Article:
Beauty Clinic: Demystifying SPFs and star ratings
Q. I am confused about the SPF and star labelling on sunscreens, also what to apply when. Can you clarify please? A. SPF stands for sun protection factor and relates to how long a sunscreen will protect you from ultra violet (UV) B rays (not UVA). The SPF is calculated by taking the time you would burn without using a sunscreen and multiplying it by the SPF. So if you would burn after 15 minutes in the sun, an SPF30 would protect you against UVB for about seven and a half hours, assuming you use it correctly and do not get wet.
The star rating (five is the top) applies to UVA protection. The mantra is UVA ages and UVB burns. UVA rays reach deeper into the dermis (under the top layer or epidermis), damaging collagen and elastin fibres and also damaging DNA, which may lead to potentially fatal melanoma. UVB is the primary culprit in sunburn and non-melanoma skin cancer, stopping at the epidermis.
Dermatologists recommend choosing a product with an SPF of 30-50 and four to five stars to give you good UVA/UVB protection. If you have touchy skin, choose a physical barrier (zinc oxide or titanium dioxide), rather than a chemical barrier. These used to often leave a ghostly white veil but better technology means you can buy sheer products now. (Though they may still ‘show’ on darker skins.)
However, using sunscreen correctly is a big assumption as almost no one applies the amount used in laboratory tests to determine the SPF. According to consultant dermatologist Dr. Nick Lowe of The Cranley Clinic (drnicklowe.com), if you are on a sunny holiday you need to apply eight teaspoons (a 10p-sized blob) for face and body, every two hours. One teaspoon each for your face, neck (front and back) and backs of hands; two teaspoons for torso, front and back; the same for legs and one teaspoon for arms. Start 30 minutes before you go out in the sun, then apply another layer just before leaving and don't rub it in too vigorously.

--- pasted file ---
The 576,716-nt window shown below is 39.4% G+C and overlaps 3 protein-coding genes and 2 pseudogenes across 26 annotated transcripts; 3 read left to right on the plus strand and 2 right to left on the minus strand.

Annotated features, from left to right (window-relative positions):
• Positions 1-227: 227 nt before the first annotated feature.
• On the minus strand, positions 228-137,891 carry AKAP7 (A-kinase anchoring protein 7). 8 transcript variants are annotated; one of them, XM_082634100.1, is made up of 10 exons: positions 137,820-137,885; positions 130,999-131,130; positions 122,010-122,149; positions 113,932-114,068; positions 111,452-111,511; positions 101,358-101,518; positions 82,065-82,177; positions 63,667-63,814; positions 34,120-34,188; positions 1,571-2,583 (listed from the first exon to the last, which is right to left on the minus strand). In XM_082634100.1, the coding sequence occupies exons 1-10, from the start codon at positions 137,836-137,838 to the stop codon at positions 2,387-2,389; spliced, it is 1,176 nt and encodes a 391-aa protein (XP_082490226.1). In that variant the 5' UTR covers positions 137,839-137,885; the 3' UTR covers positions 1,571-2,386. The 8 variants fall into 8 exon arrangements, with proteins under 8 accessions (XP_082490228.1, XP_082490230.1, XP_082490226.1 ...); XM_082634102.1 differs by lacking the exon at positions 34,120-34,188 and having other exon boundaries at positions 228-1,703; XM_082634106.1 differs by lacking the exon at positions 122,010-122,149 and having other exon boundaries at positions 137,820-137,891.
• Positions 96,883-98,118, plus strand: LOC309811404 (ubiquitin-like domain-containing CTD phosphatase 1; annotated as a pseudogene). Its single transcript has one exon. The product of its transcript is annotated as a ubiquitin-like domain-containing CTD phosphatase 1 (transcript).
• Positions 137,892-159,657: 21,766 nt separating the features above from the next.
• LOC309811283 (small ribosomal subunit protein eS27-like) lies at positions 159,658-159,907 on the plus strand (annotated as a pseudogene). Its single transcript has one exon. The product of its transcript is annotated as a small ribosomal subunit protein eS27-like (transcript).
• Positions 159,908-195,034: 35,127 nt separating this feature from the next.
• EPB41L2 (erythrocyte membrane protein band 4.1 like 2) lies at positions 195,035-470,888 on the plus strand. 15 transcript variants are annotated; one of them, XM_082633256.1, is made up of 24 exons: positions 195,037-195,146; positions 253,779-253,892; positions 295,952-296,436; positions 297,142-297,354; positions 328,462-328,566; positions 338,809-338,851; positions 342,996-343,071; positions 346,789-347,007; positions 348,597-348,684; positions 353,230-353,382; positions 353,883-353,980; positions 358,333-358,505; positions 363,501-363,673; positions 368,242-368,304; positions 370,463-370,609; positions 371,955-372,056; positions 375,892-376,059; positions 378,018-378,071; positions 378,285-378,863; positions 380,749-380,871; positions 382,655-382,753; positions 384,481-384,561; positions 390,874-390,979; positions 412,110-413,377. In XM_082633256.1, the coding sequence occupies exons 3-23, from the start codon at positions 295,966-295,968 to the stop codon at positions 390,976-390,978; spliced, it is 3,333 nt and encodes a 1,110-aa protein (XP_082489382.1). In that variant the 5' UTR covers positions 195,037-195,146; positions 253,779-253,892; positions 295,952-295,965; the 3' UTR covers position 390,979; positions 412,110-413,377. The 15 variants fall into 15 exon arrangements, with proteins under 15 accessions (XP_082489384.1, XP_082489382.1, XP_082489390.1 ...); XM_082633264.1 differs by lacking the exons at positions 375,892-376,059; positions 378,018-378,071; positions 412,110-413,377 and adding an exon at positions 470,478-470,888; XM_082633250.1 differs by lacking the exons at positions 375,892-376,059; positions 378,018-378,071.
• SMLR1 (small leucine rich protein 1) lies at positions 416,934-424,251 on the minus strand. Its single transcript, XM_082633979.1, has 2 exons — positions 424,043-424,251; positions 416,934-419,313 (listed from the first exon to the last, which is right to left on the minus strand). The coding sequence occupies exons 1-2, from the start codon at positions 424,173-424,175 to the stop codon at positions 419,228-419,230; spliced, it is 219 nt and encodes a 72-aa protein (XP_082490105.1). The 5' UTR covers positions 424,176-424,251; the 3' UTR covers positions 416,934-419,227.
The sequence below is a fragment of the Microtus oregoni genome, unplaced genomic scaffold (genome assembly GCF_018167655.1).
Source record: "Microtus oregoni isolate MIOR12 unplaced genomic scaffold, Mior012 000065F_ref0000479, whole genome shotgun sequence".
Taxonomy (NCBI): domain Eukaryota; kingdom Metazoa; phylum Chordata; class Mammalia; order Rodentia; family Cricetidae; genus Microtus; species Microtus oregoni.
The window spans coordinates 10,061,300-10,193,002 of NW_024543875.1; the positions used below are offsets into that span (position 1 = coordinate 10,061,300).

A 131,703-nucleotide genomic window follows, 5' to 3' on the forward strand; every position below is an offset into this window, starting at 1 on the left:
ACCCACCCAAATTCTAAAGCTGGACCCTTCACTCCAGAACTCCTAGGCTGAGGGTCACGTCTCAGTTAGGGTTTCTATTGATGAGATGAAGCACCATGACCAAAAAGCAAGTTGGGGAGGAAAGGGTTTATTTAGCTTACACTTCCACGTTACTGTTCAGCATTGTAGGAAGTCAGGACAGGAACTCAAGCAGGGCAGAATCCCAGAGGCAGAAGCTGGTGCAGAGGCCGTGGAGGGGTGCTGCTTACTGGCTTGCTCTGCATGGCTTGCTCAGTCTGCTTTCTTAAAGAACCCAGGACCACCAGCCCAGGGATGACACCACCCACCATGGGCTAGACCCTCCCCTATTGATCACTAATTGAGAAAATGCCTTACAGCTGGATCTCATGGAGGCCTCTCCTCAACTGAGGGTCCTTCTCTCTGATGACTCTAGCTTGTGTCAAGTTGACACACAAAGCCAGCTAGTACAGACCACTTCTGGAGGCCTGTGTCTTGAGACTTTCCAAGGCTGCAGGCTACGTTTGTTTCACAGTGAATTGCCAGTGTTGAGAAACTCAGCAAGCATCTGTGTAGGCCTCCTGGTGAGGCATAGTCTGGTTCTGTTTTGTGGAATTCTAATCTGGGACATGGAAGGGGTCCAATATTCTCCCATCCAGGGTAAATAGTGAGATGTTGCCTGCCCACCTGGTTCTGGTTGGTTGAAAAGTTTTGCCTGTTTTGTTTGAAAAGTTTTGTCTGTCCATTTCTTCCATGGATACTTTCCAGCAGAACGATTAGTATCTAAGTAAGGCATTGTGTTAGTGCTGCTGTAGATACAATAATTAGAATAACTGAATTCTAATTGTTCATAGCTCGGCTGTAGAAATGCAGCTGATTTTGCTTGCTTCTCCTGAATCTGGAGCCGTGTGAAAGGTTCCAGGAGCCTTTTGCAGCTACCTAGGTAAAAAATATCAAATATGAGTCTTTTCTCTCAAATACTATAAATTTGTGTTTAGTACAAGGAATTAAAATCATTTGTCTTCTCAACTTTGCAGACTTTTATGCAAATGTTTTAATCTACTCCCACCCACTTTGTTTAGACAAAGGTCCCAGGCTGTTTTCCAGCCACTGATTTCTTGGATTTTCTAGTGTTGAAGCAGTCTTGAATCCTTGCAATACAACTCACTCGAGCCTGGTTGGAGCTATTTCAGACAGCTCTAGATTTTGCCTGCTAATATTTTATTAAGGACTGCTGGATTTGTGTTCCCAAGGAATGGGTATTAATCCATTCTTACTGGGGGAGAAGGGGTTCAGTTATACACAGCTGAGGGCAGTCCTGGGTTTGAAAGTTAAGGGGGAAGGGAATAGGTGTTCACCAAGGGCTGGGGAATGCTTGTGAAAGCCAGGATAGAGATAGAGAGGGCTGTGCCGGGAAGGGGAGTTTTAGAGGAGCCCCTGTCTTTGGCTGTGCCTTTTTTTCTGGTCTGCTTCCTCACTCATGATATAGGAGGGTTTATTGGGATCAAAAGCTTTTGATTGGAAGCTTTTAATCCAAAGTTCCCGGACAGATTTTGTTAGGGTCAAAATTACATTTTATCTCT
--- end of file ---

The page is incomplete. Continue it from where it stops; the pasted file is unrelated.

If you are only outside for short periods in Britain, an SPF25 is a good starting place, according to Dr. Stefanie William of European Dermatology London (eudelo.com).
If you’re looking for a tinted moisturiser with a high SPF, we suggest Epionce Daily Shield Lotion Tinted SPF50, £45, which has a physical barrier, is water resistant (to 80 minutes), and contains anti-inflammatory antioxidants, in the form of apple extract, argan oil and rice bran. Epionce founder Dr Carl Thornfeldt emphasises that the sun is not the only skin pollutant, traffic fumes are villains for skin. His mantra is to protect the skin barrier (stratum corneum) and Epionce formulations, which have been extensively tested and proved effective, fortify this essential defence system.
If you wear foundation, one innovation this summer is Garnier Ambre Solaire Sensitive Advanced Protecting and Hydrating Face Mist SPF50, which can be applied over make-up to top up your protection.
However, every expert emphasises that you cannot simply rely on sunscreen. Wear a big-brimmed, closely woven hat, Jackie O sunglasses (eyes need protection just as much as skin, for adults and children), cover up with a t-shirt or caftan, and keep out of the sun’s rays from 11am to 3pm when they are at their height.
Finally, never use a sunbed except under medical supervision.